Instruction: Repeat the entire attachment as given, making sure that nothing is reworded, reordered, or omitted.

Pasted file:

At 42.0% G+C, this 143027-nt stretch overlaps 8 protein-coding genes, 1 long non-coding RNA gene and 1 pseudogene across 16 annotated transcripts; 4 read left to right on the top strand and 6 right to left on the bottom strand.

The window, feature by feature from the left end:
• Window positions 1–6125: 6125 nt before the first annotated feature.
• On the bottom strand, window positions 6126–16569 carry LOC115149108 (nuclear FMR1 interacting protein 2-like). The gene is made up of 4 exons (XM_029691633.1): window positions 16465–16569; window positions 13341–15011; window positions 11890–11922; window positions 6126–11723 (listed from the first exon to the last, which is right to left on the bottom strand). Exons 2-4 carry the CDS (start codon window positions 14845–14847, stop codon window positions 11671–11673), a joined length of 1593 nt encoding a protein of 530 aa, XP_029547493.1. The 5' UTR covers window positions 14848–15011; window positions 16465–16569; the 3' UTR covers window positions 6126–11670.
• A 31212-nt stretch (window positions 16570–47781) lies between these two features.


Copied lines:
At 42.0% G+C, this 143027-nt stretch overlaps 8 protein-coding genes, 1 long non-coding RNA gene and 1 pseudogene across 16 annotated transcripts; 4 read left to right on the top strand and 6 right to left on the bottom strand.

The window, feature by feature from the left end:
• Window positions 1–6125: 6125 nt before the first annotated feature.
• On the bottom strand, window positions 6126–16569 carry LOC115149108 (nuclear FMR1 interacting protein 2-like). The gene is made up of 4 exons (XM_029691633.1): window positions 16465–16569; window positions 13341–15011; window positions 11890–11922; window positions 6126–11723 (listed from the first exon to the last, which is right to left on the bottom strand). Exons 2-4 carry the CDS (start codon window positions 14845–14847, stop codon window positions 11671–11673), a joined length of 1593 nt encoding a protein of 530 aa, XP_029547493.1. The 5' UTR covers window positions 14848–15011; window positions 16465–16569; the 3' UTR covers window positions 6126–11670.
• A 31212-nt stretch (window positions 16570–47781) lies between these two features.